PISTONS 100, LAKERS 87
Underdog Pistons finish off Lakers in a Finals rout
AUBURN HILLS, Mich. -- Against all odds, the Detroit Pistons captured the NBA championship last night, celebrating their upset of the Los Angeles Lakers amid a shower of red, white and blue confetti and the deafening cheers of a sold-out Palace of Auburn Hills. With a 100-87 victory, the Pistons completed their unexpected domination of the Lakers and took the Finals, four games to one.
NBA commissioner David Stern presented the Pistons with the Larry O'Brien Trophy at center court, marking the third NBA title for the franchise (the first since 1990) and the first for head coach Larry Brown.
It also was the first time the Pistons have clinched a championship on their home court and the first time Lakers coach Phil Jackson has lost a Finals series.
"Being up there on that championship stage was just unbelievable," said Finals MVP Chauncey Billups, the former Celtic who had 14 points and 6 assists. "I was speechless up there. For me to be MVP was even more unbelievable. Those are things you dream about as a kid, when you first start playing. There's not many things in my lifetime that made me feel that way."
In the end, the coronation rightfully belonged to the Pistons, who showed more desire, more athleticism, and more teamwork than the Lakers. With the game well in hand, the fourth quarter served as a 12-minute processional. Laker veterans Gary Payton and Karl Malone (who was in street clothes with a knee sprain) will have to wait at least another year for their first NBA title, and Jackson will remain tied with Red Auerbach for most championships among coaches (nine).
This Lakers season will be remembered for the soap opera that it was. The Pistons will look back on the pivotal acquisition of temperamental Rasheed Wallace -- and the soap opera that wasn't.
"I never thought of this Piston ball club as my team," said Wallace. "It's a band of guys. It's veteran guys. I think when you have veterans who are hungry and are willing to sacrifice things to win, you don't necessarily need to be a leader because everyone knows what they have to do.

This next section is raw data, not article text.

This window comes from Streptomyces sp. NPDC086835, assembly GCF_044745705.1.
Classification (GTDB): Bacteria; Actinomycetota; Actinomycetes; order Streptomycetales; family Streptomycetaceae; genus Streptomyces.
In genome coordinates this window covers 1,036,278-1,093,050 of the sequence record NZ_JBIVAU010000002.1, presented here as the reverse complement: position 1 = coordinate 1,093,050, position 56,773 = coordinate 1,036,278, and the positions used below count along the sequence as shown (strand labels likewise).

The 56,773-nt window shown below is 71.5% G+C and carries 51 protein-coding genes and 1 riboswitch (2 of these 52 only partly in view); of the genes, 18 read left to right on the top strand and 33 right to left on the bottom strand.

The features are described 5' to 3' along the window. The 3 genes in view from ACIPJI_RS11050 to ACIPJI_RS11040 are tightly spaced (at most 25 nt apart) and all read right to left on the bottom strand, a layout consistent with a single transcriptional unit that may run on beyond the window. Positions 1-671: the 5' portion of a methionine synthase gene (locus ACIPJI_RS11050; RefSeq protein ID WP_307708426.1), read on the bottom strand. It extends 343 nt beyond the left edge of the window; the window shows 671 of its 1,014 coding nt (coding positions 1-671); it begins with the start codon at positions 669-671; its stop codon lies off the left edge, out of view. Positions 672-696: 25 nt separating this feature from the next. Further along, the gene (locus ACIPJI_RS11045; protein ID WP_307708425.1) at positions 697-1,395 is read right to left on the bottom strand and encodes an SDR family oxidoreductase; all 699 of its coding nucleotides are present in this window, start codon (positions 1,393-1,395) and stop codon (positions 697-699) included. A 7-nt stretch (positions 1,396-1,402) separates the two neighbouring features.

"So I just went out there, did it, and now we know we're sitting on top of the world."
The Pistons built a 10-point halftime advantage, 55-45, and the Lakers would not wrest the lead from them. Wallace reinforced the notion by opening the third quarter with a 3-pointer from the left corner.
Detroit finished the quarter with a 20-6 run that for all intents and purposes secured the title.
With an 82-59 lead by the end of the third, the Pistons could practically feel the trophy in their hands.
The sequence that truly proved the Pistons were taking nothing for granted came late in the quarter, near the start of the decisive spurt.
It started when Ben Wallace followed a Billups miss with a powerful dunk. On the Pistons' next possession, Billups drove in for a layup and completed a 3-point play.
Then, on defense, Ben Wallace rose to block a Shaquille O'Neal hook shot. He was called for goaltending, but it was the thought that counted. All series long, the Pistons would not be intimidated by the Laker superstars. Last night was no different. As the Lakers unraveled (Devean George and Payton picked up technicals with less than three minutes to play in the third), the Pistons built confidence.
"We just took it to them," said Tayshaun Prince (17 points, 10 rebounds).
"We knew we could play with anybody in this league. I think we showed it tonight. They came out here with everything they have. We kept fighting, fighting, fighting. It was an all-around effort by everybody."
With three personal fouls, Shaquille O'Neal was limited to 18 minutes in the first half, not nearly enough to complement the efforts of Kobe Bryant (24 points) and Stanislav Medvedenko (10). And they needed all the offense they could muster, as the Pistons clicked along at 61 percent from the floor in the half.
"We started off with nice energy and we just got into quick foul trouble and then they just had us on our heels from that point," said O'Neal, who finished with 20 points and 8 rebounds. "I feel like we lost our poise a little bit. They just came out and played real good team ball and they flat-out beat us. Congratulations to them."
The Pistons grabbed an 8-point edge with a 9-0 run midway through the second period. The spurt started with a layup from Richard Hamilton and finished with a reverse layup from Billups. For the remainder of the half, the Pistons continued to stretch their advantage, leading by as many as 12 (55-43) after a Mehmet Okur finger roll with 28.9 seconds left in the quarter. "I haven't been through 48 minutes like that," said Brown, who became the first coach to win both an NBA and an NCAA championship (Kansas).
"You know I've always enjoyed the moment. The bigger the game, the more I enjoyed it. But the way this group came together, with Rasheed coming late and losing quality people . . . this was a strange night.
"I had no idea what it would feel like. But I remember Chuck Daly told me something one day, that when you finally do win one, you won't appreciate it until you're driving down the highway one day and you'll get a big grin on your face."
© Copyright 2004 Globe Newspaper Company.